TEAM GB athletes will not be allowed to take the knee at the Tokyo Olympics.
The IOC approved a continued ban on protests and demonstrations at the Games, including during medal ceremonies and competitions.
President Thomas Bach says the IOC executive board “unanimously approved” a recommendation of its own Athletes’ Commission 10-month consultation on Rule 50.
It was initiated following the widespread racial justice movement in the US which was sparked by the murder of unarmed African American George Floyd in Minneapolis.
A total of 3,547 athletes representing 185 countries and 41 sports responded to the online survey in December and January.
And “a clear majority” felt it is “not appropriate to demonstrate or express their views on the field of play, at official ceremonies or on the podium”.
Most of the respondents felt it was more appropriate to express their views in press conferences and in the mixed zones.
The IOC Athletes' Commission said: “While freedom of speech and expression is a universally recognised fundamental human right, it is not absolute. Such a right comes with duties and responsibilities.
“Listening to ACs as part of the qualitative consultation, the IOC AC is very concerned about the risk of politicisation of the athletes and the risk that athletes may be put under external pressure.
“It is important to protect athletes from the potential consequences of being placed in a position where they may be forced to take a public position on a particular domestic or international issue, regardless of their beliefs.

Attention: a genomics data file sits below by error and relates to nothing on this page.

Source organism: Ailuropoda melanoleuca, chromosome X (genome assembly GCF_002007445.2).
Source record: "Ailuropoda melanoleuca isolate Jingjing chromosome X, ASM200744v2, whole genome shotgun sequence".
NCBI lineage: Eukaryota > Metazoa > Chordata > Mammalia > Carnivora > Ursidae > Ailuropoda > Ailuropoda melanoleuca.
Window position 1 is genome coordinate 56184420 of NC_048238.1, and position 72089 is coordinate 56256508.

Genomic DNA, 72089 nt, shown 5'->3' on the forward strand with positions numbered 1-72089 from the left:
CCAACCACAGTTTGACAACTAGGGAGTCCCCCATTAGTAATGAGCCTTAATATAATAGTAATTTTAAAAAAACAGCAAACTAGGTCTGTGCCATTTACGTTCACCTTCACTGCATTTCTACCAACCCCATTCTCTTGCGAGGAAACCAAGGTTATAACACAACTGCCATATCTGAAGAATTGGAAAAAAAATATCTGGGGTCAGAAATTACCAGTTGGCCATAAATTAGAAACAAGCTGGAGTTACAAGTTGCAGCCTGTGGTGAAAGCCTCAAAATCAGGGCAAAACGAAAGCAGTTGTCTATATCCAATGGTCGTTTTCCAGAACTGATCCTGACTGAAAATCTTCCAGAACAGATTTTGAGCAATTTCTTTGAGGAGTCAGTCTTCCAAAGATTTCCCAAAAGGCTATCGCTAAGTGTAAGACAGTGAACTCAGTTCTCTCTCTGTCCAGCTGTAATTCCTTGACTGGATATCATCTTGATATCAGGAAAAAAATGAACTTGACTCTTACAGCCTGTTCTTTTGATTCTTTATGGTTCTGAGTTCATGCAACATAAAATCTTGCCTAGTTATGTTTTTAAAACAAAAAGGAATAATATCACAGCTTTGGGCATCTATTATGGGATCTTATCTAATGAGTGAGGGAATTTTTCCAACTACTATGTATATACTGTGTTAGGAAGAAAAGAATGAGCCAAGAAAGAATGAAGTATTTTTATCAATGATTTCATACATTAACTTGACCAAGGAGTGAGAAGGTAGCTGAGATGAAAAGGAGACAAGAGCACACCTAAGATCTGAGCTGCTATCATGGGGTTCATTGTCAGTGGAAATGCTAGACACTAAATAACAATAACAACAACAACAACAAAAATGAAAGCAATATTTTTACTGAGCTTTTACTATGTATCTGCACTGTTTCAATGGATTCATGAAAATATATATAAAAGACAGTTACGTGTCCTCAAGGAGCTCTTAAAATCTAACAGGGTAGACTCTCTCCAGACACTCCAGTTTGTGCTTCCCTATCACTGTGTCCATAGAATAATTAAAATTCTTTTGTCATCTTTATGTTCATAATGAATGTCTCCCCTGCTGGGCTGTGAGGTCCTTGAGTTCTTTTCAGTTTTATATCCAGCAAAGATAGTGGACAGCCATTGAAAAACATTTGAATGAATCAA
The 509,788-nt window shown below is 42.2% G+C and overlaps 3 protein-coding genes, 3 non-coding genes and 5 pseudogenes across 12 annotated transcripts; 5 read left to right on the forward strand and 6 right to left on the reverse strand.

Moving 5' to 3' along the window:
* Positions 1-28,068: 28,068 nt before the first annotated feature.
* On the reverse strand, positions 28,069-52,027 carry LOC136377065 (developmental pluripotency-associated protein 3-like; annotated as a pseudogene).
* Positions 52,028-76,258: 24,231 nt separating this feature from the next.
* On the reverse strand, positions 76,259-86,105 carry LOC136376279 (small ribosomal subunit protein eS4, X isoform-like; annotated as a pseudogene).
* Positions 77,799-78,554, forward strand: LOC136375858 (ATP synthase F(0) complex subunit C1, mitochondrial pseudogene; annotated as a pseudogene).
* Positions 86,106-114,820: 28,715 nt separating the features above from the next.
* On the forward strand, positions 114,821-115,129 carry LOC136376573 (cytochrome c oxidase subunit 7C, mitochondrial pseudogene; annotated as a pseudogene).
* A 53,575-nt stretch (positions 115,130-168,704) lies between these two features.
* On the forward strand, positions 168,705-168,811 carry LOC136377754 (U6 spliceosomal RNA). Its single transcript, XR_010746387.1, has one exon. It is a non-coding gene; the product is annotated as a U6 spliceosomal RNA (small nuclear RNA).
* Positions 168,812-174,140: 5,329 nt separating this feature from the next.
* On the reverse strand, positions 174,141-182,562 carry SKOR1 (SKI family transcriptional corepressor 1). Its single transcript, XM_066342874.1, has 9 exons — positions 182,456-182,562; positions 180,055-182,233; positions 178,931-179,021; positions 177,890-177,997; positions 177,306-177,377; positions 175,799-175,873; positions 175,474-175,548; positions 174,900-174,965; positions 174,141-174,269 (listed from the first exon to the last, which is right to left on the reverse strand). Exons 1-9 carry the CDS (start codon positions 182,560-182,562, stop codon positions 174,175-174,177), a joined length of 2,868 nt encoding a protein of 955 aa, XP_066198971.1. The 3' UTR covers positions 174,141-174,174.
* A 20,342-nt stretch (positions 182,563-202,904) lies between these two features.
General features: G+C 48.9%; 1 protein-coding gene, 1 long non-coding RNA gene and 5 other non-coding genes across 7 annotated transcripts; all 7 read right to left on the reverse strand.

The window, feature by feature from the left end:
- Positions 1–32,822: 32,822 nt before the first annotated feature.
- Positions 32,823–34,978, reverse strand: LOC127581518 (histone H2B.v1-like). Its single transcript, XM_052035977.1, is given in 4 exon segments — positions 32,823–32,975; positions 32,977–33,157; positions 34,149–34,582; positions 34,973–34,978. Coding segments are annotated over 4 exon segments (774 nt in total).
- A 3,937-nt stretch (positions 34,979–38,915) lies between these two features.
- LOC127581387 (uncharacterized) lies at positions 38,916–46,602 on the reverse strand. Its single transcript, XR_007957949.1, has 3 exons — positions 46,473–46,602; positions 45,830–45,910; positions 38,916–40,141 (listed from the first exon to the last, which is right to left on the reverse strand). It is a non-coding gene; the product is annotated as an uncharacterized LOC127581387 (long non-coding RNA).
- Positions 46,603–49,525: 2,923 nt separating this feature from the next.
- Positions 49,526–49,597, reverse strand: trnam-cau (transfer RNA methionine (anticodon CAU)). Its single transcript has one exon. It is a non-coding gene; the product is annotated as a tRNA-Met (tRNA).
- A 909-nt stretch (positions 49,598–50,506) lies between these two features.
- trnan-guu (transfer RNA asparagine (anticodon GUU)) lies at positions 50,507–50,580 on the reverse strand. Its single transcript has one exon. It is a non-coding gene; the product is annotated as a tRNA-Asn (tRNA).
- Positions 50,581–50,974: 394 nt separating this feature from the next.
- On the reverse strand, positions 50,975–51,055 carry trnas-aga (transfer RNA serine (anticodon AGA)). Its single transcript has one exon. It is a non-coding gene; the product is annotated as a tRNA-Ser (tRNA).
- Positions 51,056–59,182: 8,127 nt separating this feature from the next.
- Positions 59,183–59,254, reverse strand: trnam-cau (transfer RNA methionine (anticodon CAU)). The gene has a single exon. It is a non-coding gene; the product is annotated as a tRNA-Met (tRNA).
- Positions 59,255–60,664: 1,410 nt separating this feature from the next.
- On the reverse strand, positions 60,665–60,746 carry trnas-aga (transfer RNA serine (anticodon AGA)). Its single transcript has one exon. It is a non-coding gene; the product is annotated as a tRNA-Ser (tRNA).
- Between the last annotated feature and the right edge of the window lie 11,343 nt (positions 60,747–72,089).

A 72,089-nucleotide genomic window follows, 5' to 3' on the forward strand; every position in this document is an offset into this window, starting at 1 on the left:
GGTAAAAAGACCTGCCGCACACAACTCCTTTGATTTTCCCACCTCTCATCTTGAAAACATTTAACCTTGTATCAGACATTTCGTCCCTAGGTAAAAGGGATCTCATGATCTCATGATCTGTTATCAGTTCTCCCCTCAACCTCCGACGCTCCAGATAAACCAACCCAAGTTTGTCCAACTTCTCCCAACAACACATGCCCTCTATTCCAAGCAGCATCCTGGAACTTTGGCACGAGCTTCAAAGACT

“In such cases, the political neutrality of the Olympic Games is a way to protect athletes from political interference or exploitation.”
The IOC claim the recommendations were also based on feedback from human rights and sports law experts.
It is not known what will happen if an athlete defies this recommendation and decides to protest during the Olympics this summer.
Athletes’ Commission chair Kirsty Coventry added: “We are asking the legal affairs commission to come up with a proportionate range of different sanctions, so that everyone knows going into a Games what they can and can’t do.
“It’s up to (them) to give the Athletes’ Commission guidance on proportionality.”
The Olympics, which were rescheduled by 12 months due to the Covid-19 pandemic, are set to start on Friday July 23.
Taking the knee to highlight racial discrimination has been a regular sight at Premier League and EFL grounds since last summer.
American sprinters Tommie Smith and John Carlos famously raised their fists on a podium at the 1968 Mexico Olympics during the national anthem as part of the Black Power salute.
One of the recommendations in the report suggested the IOC "increase opportunities for athletes' expression during the Olympic Games", including a possible "moment of solidarity against discrimination" at the Opening Ceremony.
The US Olympic and Paralympic Committee say they will not punish any of their athletes for demonstrations such as kneeling or raising a fist.
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Seb Coe, the boss of World Athletics, said he would support any athlete who takes a knee on the Tokyo Olympics in front of a global audience of billions.
Yet asked if athletes would be punished in Tokyo for doing so, Coventry said: "Yes that is correct."
She added: "That is also because of the majority of athletes we spoke to. That is what they are requesting for."
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